Some links in this article are affiliate links, which means we earn from qualifying purchases. Learn more.
While many nutrition coaches would say that you need to eliminate mayo from your diet if you’re a bodybuilder, at FeastGood, we don’t believe in “food elimination”.
You simply need to learn how to eat it smartly, depending on the phase of training you’re in and how much you eat.
So, is mayo good or bad for bodybuilding? Mayo is good for bodybuilding since it can help you reach a very high caloric intake without feeling too full during the day. This is particularly beneficial for those bodybuilders in a bulking phase. However, it is low in nutrients, meaning you need other high nutrient foods (like veggies) to compensate.
Even though it is high in fat, as long as you’re mindful of the portion size throughout the day, it won’t affect your goals.
In this article, I’ll discuss everything related to mayo and bodybuilding, including :
- The calories and macros of mayo
- The pros and cons of mayo if you are a bodybuilder
- When the best time of day to include mayo is
- Whether mayo is good for muscle growth
- The best mayo for bodybuilding (and healthier alternatives)
- Tips and tricks on how to include mayo without affecting your goals
Mayo For Bodybuilding: Overview
What Is Mayo?
Mayo is a thick creamy sauce that is made up of egg yolks, oil, lemon juice (or vinegar), and other herbs or spices (like garlic).
It is a natural source of fat since it uses oil (instead of unnatural fats like margarine). While it does require some processing, in most cases it doesn’t involve a lot of additives.
Nutritional Content of Mayo
One tablespoon of regular mayo (13.8 g) has the following nutritional value.
- Calories: 94
- Carbs: 0.1 g
- Proteins: 0.1 g
- Fats: 10.3 g
Mayo is a high-calorie food since, 1 tablespoon of mayo offers 94 kcal, which is almost the same as having 100 g of rice. Even though it doesn’t have as many calories as other fats per tablespoon (like butter or chia seeds), you can easily pile on the calories without noticing if you are not careful.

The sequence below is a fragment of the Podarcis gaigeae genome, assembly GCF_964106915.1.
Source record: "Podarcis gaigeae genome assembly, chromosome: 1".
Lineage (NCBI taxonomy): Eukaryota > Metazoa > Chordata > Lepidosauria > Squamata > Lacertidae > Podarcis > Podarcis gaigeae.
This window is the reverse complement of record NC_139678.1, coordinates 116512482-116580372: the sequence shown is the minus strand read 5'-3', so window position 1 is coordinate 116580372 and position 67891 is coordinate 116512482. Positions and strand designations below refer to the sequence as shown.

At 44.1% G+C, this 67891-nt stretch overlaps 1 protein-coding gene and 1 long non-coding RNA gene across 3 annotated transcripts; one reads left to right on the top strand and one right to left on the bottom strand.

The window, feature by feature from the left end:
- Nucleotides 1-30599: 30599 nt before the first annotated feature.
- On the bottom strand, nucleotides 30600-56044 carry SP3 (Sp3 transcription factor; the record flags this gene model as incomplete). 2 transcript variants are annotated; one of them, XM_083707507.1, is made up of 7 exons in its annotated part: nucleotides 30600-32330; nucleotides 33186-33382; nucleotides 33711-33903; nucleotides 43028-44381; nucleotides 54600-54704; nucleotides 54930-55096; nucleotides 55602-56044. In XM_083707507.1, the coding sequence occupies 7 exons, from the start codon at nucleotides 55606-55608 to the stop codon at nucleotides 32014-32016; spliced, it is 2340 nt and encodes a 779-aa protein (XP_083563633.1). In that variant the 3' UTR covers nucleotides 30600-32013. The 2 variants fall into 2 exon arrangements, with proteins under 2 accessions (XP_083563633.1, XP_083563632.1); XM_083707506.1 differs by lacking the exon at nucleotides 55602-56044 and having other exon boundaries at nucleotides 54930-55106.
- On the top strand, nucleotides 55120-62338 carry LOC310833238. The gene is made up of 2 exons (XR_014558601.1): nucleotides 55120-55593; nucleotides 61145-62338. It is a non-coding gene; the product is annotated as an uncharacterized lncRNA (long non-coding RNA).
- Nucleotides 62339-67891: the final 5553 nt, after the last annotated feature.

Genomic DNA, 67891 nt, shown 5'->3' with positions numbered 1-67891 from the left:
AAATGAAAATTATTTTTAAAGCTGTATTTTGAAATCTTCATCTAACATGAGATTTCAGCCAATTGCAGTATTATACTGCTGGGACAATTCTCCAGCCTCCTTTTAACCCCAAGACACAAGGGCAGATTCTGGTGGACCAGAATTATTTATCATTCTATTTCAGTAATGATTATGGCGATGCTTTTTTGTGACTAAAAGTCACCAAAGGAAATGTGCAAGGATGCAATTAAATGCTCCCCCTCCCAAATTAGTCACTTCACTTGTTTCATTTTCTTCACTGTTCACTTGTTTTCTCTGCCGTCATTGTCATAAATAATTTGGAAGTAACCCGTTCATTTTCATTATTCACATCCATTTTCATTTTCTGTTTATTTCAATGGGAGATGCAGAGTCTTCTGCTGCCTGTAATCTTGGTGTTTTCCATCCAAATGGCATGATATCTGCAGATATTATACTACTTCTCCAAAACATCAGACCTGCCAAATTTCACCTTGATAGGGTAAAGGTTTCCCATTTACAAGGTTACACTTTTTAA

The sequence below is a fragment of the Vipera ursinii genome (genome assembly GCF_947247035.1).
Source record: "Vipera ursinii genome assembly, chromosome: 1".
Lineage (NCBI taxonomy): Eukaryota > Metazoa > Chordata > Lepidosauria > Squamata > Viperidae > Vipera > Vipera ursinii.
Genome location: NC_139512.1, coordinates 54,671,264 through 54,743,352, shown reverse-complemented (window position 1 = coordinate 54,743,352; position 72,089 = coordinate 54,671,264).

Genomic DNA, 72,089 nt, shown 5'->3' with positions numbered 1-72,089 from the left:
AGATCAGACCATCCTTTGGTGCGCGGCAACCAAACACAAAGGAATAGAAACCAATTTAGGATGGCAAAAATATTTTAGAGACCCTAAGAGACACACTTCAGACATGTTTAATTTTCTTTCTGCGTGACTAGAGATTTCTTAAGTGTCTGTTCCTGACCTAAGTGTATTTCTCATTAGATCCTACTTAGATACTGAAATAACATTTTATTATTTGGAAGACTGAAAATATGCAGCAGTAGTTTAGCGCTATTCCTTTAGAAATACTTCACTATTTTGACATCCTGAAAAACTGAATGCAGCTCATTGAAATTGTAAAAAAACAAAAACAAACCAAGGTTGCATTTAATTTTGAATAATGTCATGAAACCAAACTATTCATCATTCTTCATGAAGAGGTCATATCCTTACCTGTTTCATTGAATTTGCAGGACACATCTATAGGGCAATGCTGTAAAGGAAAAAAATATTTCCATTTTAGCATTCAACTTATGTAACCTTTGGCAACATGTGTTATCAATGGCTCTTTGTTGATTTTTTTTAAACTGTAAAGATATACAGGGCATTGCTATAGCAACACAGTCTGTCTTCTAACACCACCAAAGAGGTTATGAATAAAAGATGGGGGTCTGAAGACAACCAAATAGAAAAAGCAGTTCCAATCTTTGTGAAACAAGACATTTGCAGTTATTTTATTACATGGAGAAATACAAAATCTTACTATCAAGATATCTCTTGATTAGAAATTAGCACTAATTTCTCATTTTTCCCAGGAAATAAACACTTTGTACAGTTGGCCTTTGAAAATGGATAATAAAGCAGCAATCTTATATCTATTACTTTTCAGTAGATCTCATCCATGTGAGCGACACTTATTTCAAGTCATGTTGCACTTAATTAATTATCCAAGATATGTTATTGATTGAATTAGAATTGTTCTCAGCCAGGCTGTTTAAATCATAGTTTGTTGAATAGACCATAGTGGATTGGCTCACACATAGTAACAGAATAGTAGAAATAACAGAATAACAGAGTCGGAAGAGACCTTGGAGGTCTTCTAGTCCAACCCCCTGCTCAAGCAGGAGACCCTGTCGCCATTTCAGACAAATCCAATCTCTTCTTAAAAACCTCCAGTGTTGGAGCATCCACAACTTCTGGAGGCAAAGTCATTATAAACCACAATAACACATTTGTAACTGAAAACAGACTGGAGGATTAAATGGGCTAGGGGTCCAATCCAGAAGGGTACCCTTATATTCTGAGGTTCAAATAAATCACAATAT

Being high in calories, however, is a considerable advantage for those bodybuilders in a bulking phase since it can help you achieve a caloric surplus without feeling too stuffed throughout the day.
On the other hand, mayo might not benefit bodybuilders in a cutting phase. Even though it doesn’t mean that you cannot consume mayo, you need to be careful with the portion size to ensure you are within your caloric budget for the day.
Mayo has only one macro: fats.
When it comes to the carb and protein content, it doesn’t have a significant amount (0.1 g for each).
Most people think that mayo is mainly composed of saturated fats (the unhealthy type). However, only 15% are saturated fats. The rest comes from unsaturated fats (the healthy type).
Compared with butter, this gives you a significant advantage since butter is very high in saturated fats compared to mayo.
However, I would still recommend having other natural fat options like avocado, nuts, and seeds to add variety to your diet.
Mayo is a low-nutrient food. This means it won’t provide you with many nutrients compared to other foods (like fruits and veggies). Still, it can supply minimal nutrients, such as:
- Vitamin E. It is a powerful antioxidant that helps reduce inflammation in the body. This leads to better muscle recovery.
- Riboflavin. Like any other vitamin from the B complex, it helps with energy production. It helps turn the food you eat into usable energy for the body.
Want to learn more about high protein foods? Check out our article Healthy Bulking Foods.
2 Pros Of Eating Mayo For Bodybuilding
1. Mayo Is Easy To Track
One of the benefits of mayo is that it is an ideal food for those new in the bodybuilding world to learn how to track their food.
Since it only has one macro, it is easy to determine how many calories are coming from which macro (in this case, only fat).
This means that you won’t have to worry about counting your proteins or carbs with this food.
2. Mayo Could Help You Reach Your Caloric Intake
Another benefit of mayo is that it can aid those in a bulking phase. Reaching a caloric surplus (eating more calories than your body needs) might be challenging for some people, especially those new to bodybuilding.